Sunday, 4 April 2010


Went up to the northern dales today with my birdforum cronies. Was only an hour late...slight detour but what it did bring was a ridiculously close Black Grouse. Also wonderful views of Golden Plover, Oystercatcher & Curlew. Red Grouse were everywhere. We eventually arrived at the Black Grouse site via Cumbria & Durham... As we climbed through the woodland onto the moor 2 Jays gave good views.

Myself and my co-pilot Mark rolled up as the group were looking at a Ring Ouzel. It flew before I got on it. A consolation of several male Black Grouse made up for it. Despite being by far the warmest day of the three I have spent at this site I was FREEZING. Snipe were drumming all over and a number of Greylag bobbed about. 2 Wheatears were furtively bobbing about - it turns out loads were back. The Ouzel was a meet tick and this was followed by another - A Raven appeared over the ridge.

Due to massive cold we moved onto a wood for Goshawk and failed miserably. We did manage a number of Buzzards and a few Crossbills were picked up in flight. We mooched into the wood from our watchpoint and as we pulled up a Goshawk shot overhead after briefly circling. Despite this most of the party caught up with it. Pretty soon we were getting pornstar views of Crossbill and Siskin in the crowns of the trees.

The party split up and we returned to the grouse looking for Ring Ouzels but failed miserably. We hit Langthwaite and managed Dipper, Meadow Pipit, Treecreeper & Grey Wagtail plus loads more wheatear but still the rouzels didnt appear. Time had marched on so we gave up. Sort of. We went for seconds in the wood and managed a lovely male Crossbill and as we left a perfect adult Goshawk circling 25 metres over our heads. Great days.

P.s. if anyone else decides to unfollow the blog you will get receive a fate worse than death. Probably.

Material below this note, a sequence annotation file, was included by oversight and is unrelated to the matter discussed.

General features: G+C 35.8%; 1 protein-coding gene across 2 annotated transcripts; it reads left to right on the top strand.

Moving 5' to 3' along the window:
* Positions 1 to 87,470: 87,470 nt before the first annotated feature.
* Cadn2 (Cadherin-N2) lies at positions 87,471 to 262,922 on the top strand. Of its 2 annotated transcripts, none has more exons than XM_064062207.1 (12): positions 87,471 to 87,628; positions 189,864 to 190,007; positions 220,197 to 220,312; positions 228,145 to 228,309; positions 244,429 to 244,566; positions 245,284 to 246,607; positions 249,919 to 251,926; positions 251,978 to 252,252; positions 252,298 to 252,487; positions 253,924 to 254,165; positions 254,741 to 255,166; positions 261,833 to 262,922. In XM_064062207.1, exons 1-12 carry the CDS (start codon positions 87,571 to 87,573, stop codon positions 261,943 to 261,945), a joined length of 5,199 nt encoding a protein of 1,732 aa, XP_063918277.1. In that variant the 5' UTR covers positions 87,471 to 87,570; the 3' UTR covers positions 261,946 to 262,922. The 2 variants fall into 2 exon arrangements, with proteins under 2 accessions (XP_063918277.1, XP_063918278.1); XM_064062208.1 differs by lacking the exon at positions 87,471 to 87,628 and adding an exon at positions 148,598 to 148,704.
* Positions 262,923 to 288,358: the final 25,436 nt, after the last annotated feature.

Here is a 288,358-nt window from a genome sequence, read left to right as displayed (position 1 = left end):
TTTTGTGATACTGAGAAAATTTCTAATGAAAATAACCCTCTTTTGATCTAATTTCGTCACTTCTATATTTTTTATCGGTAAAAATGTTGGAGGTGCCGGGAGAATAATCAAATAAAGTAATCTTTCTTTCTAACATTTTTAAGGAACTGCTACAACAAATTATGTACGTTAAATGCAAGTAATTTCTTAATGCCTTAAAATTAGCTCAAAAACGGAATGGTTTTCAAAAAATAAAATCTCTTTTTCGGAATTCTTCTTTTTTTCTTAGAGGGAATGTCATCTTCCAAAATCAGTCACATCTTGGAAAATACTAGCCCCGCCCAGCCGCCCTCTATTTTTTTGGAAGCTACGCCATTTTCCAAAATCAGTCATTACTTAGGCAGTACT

Dale Forbes said...

so yesterday morning I read this blog post and was utterly disgusted that you had just come across Black Grouse and tons of Red Grouse and mentioned it as though it was nothing particularly interesting.

I have never just stumbled upon Black Grouse - they are really shy here.

Grumbling to myself, I headed out for a walk in the (unexpectedly deep) snow yesterday morning in an area where I know Hazel Grouse had once been seen. A blizzard did not stop me. Nor did a small avalanche. No Hazel Grouse.
...But as we were starting to fight our way back to the car, we came across a Black Grouse lek with at least 4 males calling. Awesome.

So I got to thinking, maybe it was you that gave me the luck. If that is the case, could you please write a blog post about stumbling upon large numbers of parrot crossbills this weekend?

James said...

No problems Dale - will pass by Abernethy forest this weekend so will keep an eye out for you...

It really wasn't nothing - the Black Grouse lek is one we visit every year but the bird I saw close by was amazing - couldnt believe how big they are up close.

The let down was we were in the middle of an hours worth of missing the turn off to go to the lek. Red Grouse are a bit of a throwaway bird on moorland here - tons of them although they were looking good with their coombs fully inflated and 'go-away, go-away' regularly ringing out.

Dale Forbes said...

wow wow wow. jealouosy.
but then again, I dare say Alpine Accentors, nutcrackers and snowfinches are probably rather rare there ;-)

I'd still like a parrot crossbill, though

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How brains and birds become mutually exclusive